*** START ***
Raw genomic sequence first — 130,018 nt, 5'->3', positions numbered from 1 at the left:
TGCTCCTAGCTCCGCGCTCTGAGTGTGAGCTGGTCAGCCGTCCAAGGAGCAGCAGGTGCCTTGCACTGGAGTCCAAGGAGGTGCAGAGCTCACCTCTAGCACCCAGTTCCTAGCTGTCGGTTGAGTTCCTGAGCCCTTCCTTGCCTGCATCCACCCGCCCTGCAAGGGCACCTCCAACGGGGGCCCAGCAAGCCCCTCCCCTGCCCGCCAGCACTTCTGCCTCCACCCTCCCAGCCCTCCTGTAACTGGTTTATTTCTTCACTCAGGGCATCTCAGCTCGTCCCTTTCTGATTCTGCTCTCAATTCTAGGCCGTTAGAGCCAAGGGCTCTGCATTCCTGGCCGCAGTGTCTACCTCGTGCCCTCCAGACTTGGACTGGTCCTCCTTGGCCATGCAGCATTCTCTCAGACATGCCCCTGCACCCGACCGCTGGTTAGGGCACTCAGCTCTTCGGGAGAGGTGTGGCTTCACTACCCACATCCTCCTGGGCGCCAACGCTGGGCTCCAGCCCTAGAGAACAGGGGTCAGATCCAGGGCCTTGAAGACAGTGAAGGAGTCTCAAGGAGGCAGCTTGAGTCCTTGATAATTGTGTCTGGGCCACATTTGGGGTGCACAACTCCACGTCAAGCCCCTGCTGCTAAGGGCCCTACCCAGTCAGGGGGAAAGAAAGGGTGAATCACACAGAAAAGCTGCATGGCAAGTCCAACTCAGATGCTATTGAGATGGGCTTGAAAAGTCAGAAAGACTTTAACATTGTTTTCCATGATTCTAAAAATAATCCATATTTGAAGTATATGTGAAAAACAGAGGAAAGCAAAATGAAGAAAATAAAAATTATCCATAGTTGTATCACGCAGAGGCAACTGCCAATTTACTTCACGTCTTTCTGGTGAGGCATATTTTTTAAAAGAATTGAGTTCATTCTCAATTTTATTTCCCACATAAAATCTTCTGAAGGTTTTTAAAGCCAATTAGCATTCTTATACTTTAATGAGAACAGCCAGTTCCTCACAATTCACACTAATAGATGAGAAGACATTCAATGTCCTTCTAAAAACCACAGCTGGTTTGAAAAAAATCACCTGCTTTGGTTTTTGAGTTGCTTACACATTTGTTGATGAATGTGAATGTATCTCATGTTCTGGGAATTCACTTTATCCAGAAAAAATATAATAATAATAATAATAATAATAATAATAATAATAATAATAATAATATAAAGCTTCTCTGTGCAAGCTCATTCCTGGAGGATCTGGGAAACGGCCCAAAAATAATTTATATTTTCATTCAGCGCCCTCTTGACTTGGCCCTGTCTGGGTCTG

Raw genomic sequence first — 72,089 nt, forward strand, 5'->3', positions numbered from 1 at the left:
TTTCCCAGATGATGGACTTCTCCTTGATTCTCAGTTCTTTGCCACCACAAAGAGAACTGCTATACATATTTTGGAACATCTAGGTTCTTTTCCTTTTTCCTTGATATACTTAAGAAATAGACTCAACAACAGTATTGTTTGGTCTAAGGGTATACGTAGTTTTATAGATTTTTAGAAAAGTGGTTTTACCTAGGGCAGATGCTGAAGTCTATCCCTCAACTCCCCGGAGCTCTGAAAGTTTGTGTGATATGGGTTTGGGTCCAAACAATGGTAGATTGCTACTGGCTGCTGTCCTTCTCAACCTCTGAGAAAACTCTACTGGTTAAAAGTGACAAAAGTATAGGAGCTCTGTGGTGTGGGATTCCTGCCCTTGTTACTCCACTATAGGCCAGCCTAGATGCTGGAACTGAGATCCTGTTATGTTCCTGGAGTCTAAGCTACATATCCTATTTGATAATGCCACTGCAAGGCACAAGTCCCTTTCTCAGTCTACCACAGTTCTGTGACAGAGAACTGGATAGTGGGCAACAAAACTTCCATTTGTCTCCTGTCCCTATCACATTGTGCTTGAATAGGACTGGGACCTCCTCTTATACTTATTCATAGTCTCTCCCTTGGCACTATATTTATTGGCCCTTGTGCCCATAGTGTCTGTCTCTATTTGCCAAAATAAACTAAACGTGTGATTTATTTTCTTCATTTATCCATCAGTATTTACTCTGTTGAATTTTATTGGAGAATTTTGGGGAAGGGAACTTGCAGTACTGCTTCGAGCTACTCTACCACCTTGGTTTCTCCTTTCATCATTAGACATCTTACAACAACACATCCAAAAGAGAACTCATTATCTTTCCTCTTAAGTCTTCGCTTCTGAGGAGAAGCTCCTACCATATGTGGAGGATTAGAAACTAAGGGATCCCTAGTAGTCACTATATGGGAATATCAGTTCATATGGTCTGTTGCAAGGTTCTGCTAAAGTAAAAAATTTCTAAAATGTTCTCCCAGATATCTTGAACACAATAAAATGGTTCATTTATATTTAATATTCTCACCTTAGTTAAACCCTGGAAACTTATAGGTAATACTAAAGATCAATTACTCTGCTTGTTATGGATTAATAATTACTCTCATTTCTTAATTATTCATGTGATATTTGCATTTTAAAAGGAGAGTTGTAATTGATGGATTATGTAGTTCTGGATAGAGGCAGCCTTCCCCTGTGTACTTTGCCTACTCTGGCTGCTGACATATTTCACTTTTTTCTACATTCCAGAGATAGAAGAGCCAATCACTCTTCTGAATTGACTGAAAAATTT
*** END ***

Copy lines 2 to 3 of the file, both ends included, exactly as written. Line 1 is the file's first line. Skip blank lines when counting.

TGCTCCTAGCTCCGCGCTCTGAGTGTGAGCTGGTCAGCCGTCCAAGGAGCAGCAGGTGCCTTGCACTGGAGTCCAAGGAGGTGCAGAGCTCACCTCTAGCACCCAGTTCCTAGCTGTCGGTTGAGTTCCTGAGCCCTTCCTTGCCTGCATCCACCCGCCCTGCAAGGGCACCTCCAACGGGGGCCCAGCAAGCCCCTCCCCTGCCCGCCAGCACTTCTGCCTCCACCCTCCCAGCCCTCCTGTAACTGGTTTATTTCTTCACTCAGGGCATCTCAGCTCGTCCCTTTCTGATTCTGCTCTCAATTCTAGGCCGTTAGAGCCAAGGGCTCTGCATTCCTGGCCGCAGTGTCTACCTCGTGCCCTCCAGACTTGGACTGGTCCTCCTTGGCCATGCAGCATTCTCTCAGACATGCCCCTGCACCCGACCGCTGGTTAGGGCACTCAGCTCTTCGGGAGAGGTGTGGCTTCACTACCCACATCCTCCTGGGCGCCAACGCTGGGCTCCAGCCCTAGAGAACAGGGGTCAGATCCAGGGCCTTGAAGACAGTGAAGGAGTCTCAAGGAGGCAGCTTGAGTCCTTGATAATTGTGTCTGGGCCACATTTGGGGTGCACAACTCCACGTCAAGCCCCTGCTGCTAAGGGCCCTACCCAGTCAGGGGGAAAGAAAGGGTGAATCACACAGAAAAGCTGCATGGCAAGTCCAACTCAGATGCTATTGAGATGGGCTTGAAAAGTCAGAAAGACTTTAACATTGTTTTCCATGATTCTAAAAATAATCCATATTTGAAGTATATGTGAAAAACAGAGGAAAGCAAAATGAAGAAAATAAAAATTATCCATAGTTGTATCACGCAGAGGCAACTGCCAATTTACTTCACGTCTTTCTGGTGAGGCATATTTTTTAAAAGAATTGAGTTCATTCTCAATTTTATTTCCCACATAAAATCTTCTGAAGGTTTTTAAAGCCAATTAGCATTCTTATACTTTAATGAGAACAGCCAGTTCCTCACAATTCACACTAATAGATGAGAAGACATTCAATGTCCTTCTAAAAACCACAGCTGGTTTGAAAAAAATCACCTGCTTTGGTTTTTGAGTTGCTTACACATTTGTTGATGAATGTGAATGTATCTCATGTTCTGGGAATTCACTTTATCCAGAAAAAATATAATAATAATAATAATAATAATAATAATAATAATAATAATAATAATATAAAGCTTCTCTGTGCAAGCTCATTCCTGGAGGATCTGGGAAACGGCCCAAAAATAATTTATATTTTCATTCAGCGCCCTCTTGACTTGGCCCTGTCTGGGTCTG

Raw genomic sequence first — 72,089 nt, forward strand, 5'->3', positions numbered from 1 at the left: